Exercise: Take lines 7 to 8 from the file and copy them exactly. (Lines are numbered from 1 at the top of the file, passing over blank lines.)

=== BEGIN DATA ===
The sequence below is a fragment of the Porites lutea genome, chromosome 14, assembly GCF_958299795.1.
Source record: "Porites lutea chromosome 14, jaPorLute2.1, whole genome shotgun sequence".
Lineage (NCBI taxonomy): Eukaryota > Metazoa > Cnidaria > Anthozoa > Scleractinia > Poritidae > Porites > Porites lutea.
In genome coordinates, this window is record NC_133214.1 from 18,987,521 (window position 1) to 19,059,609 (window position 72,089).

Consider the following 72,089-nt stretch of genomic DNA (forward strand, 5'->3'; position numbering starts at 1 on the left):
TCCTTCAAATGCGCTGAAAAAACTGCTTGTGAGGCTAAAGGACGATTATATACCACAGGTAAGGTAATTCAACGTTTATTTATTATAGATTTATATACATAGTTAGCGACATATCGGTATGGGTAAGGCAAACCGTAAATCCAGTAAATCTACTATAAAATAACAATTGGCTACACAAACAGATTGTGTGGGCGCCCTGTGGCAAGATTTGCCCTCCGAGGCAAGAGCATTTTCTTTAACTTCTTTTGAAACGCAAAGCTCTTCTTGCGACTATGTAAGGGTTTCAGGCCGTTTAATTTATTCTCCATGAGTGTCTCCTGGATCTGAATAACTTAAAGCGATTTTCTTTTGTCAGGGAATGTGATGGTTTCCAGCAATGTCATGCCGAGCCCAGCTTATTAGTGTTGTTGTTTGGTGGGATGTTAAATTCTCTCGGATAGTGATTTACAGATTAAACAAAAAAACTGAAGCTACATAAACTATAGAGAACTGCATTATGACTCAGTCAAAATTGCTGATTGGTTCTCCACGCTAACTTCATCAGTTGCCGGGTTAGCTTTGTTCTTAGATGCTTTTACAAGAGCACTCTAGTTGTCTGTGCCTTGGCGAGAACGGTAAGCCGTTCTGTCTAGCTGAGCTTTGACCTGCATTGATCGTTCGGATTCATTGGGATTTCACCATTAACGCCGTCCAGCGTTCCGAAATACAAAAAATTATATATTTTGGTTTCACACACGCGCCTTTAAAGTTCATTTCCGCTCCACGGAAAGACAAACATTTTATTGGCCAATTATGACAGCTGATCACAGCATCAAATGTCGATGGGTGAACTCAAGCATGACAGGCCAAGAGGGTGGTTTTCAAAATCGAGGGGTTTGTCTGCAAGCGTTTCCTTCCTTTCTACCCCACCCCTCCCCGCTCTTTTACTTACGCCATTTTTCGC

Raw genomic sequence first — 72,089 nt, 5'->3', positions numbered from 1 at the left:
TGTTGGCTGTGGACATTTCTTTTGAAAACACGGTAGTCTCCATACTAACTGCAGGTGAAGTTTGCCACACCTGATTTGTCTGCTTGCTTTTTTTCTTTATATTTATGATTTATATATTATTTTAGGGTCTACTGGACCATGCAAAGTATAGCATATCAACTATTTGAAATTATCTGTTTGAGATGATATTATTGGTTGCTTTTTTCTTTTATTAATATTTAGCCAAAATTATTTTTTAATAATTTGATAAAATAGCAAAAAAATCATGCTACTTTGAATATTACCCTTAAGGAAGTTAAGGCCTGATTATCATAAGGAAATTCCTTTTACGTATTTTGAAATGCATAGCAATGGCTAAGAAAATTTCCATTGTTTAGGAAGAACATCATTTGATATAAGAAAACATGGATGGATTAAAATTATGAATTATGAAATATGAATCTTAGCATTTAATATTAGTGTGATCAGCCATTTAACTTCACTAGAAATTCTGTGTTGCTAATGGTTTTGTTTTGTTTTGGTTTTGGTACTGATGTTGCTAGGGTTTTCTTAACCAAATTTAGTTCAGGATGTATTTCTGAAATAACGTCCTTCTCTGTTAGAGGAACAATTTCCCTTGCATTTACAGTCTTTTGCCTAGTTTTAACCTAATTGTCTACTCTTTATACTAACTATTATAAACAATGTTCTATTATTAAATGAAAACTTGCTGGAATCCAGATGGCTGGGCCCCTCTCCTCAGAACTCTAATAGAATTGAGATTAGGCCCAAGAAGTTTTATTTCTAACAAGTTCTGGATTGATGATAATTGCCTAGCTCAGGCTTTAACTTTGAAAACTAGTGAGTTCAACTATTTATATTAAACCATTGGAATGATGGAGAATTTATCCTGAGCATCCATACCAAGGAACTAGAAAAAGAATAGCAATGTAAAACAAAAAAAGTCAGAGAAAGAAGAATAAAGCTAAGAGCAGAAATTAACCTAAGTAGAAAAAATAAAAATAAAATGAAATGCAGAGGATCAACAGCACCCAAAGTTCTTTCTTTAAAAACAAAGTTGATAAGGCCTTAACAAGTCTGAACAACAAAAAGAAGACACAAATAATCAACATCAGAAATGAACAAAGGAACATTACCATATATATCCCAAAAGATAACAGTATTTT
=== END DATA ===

Raw genomic sequence first — 72,089 nt, 5'->3', positions numbered from 1 at the left:
TGTTGGCTGTGGACATTTCTTTTGAAAACACGGTAGTCTCCATACTAACTGCAGGTGAAGTTTGCCACACCTGATTTGTCTGCTTGCTTTTTTTCTTTATATTTATGATTTATATATTATTTTAGGGTCTACTGGACCATGCAAAGTATAGCATATCAACTATTTGAAATTATCTGTTTGAGATGATATTATTGGTTGCTTTTTTCTTTTATTAATATTTAGCCAAAATTATTTTTTAATAATTTGATAAAATAGCAAAAAAATCATGCTACTTTGAATATTACCCTTAAGGAAGTTAAGGCCTGATTATCATAAGGAAATTCCTTTTACGTATTTTGAAATGCATAGCAATGGCTAAGAAAATTTCCATTGTTTAGGAAGAACATCATTTGATATAAGAAAACATGGATGGATTAAAATTATGAATTATGAAATATGAATCTTAGCATTTAATATTAGTGTGATCAGCCATTTAACTTCACTAGAAATTCTGTGTTGCTAATGGTTTTGTTTTGTTTTGGTTTTGGTACTGATGTTGCTAGGGTTTTCTTAACCAAATTTAGTTCAGGATGTATTTCTGAAATAACGTCCTTCTCTGTTAGAGGAACAATTTCCCTTGCATTTACAGTCTTTTGCCTAGTTTTAACCTAATTGTCTACTCTTTATACTAACTATTATAAACAATGTTCTATTATTAAATGAAAACTTGCTGGAATCCAGATGGCTGGGCCCCTCTCCTCAGAACTCTAATAGAATTGAGATTAGGCCCAAGAAGTTTTATTTCTAACAAGTTCTGGATTGATGATAATTGCCTAGCTCAGGCTTTAACTTTGAAAACTAGTGAGTTCAACTATTTATATTAAACCATTGGAATGATGGAGAATTTATCCTGAGCATCCATACCAAGGAACTAGAAAAAGAATAGCAATGTAAAACAAAAAAAGTCAGAGAAAGAAGAATAAAGCTAAGAGCAGAAATTAACCTAAGTAGAAAAAATAAAAATAAAATGAAATGCAGAGGATCAACAGCACCCAAAGTTCTTTCTTTAAAAACAAAGTTGATAAGGCCTTAACAAGTCTGAACAACAAAAAGAAGACACAAATAATCAACATCAGAAATGAACAAAGGAACATTACCATATATATCCCAAAAGATAACAGTATTTT